In July, the United Nations banned nuclear weapons. The campaign to abolish nuclear weapons has been one of the longest goals of the United Nations, and on July 7, 2017, the world came one step closer to realizing a world free of nuclear weapons when 122 nations voted to approve the draft treaty to prohibit nuclear weapons.
Some opponents are saying that this treaty will not be able to create change or eliminate nuclear weapons, and the nuclear weapon countries (Britain, China, France, India, Israel, North Korea, Pakistan, Russia, and the United States) boycotted the negotiations along with most members of NATO citing security concerns
Yet while there is still work to be done, Ray Acheson from Reaching Critical Will explained that this treaty “provides a solid foundation to change policies and practices, as well as to shift the thinking and discourse on nuclear weapons even further than the process to ban them already has.” This treaty shows the global community that a world free of nuclear weapons is possible, is desired, and is within reach. This treaty helps us to image a world free from nuclear weapons, a safer world, and a world that is one step closer to peace.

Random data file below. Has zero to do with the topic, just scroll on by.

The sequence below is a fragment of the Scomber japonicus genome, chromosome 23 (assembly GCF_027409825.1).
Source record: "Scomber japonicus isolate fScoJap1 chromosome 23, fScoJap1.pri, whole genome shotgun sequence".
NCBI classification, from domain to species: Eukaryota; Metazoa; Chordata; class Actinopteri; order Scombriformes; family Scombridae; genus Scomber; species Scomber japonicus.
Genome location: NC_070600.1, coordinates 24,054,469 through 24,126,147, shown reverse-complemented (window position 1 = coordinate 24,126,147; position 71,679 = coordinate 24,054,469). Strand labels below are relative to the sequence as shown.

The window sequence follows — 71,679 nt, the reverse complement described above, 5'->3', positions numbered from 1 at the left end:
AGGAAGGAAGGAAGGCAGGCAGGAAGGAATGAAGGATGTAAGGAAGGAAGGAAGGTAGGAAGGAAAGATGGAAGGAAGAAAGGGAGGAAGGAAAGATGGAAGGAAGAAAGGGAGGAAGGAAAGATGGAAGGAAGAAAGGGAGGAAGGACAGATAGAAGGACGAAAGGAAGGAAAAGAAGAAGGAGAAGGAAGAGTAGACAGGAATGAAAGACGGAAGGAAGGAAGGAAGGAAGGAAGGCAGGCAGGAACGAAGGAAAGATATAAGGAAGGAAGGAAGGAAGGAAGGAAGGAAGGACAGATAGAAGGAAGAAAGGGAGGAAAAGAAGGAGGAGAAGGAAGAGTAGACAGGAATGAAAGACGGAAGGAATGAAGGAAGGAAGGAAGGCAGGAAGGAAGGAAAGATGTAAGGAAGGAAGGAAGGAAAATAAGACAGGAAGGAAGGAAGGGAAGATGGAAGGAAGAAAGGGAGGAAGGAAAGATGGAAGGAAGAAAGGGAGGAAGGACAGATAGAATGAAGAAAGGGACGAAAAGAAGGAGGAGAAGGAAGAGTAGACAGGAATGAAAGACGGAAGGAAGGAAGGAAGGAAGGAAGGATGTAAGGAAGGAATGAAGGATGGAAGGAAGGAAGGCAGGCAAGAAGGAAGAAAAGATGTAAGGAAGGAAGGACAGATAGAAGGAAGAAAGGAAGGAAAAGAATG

The next step will be the official signing of this treaty on September 20, 2017 in New York. After 50 countries have signed, the treaty will enter into legal force 90 days later.
In his message to the Vienna Conference on the Humanitarian Impact of Nuclear Weapons, Pope Francis explained that “Nuclear weapons are a global problem, affecting all nations, and impacting future generations and the planet that is our home.” He continues by saying, “The desire for peace, security and stability is one of the deepest longings of the human heart. It is rooted in the Creator who makes all people members of the one human family. This desire can never be satisfied by military means alone, much less the possession of nuclear weapons and other weapons of mass destruction.”
Former Vice President Al Gore recently said on a conference call that “political will is a renewable resource” and we, as members of the faith community have the ability to work for that renewal. We know it is time to abolish all nuclear weapons. The United Nations took a large step toward peace with the signing of this treaty; may we continue our work toward peace through prayer and advocacy for a nuclear-free world.
For more information about the treaty, see these FAQs here from the International Campaign to Abolish Nuclear Weapons.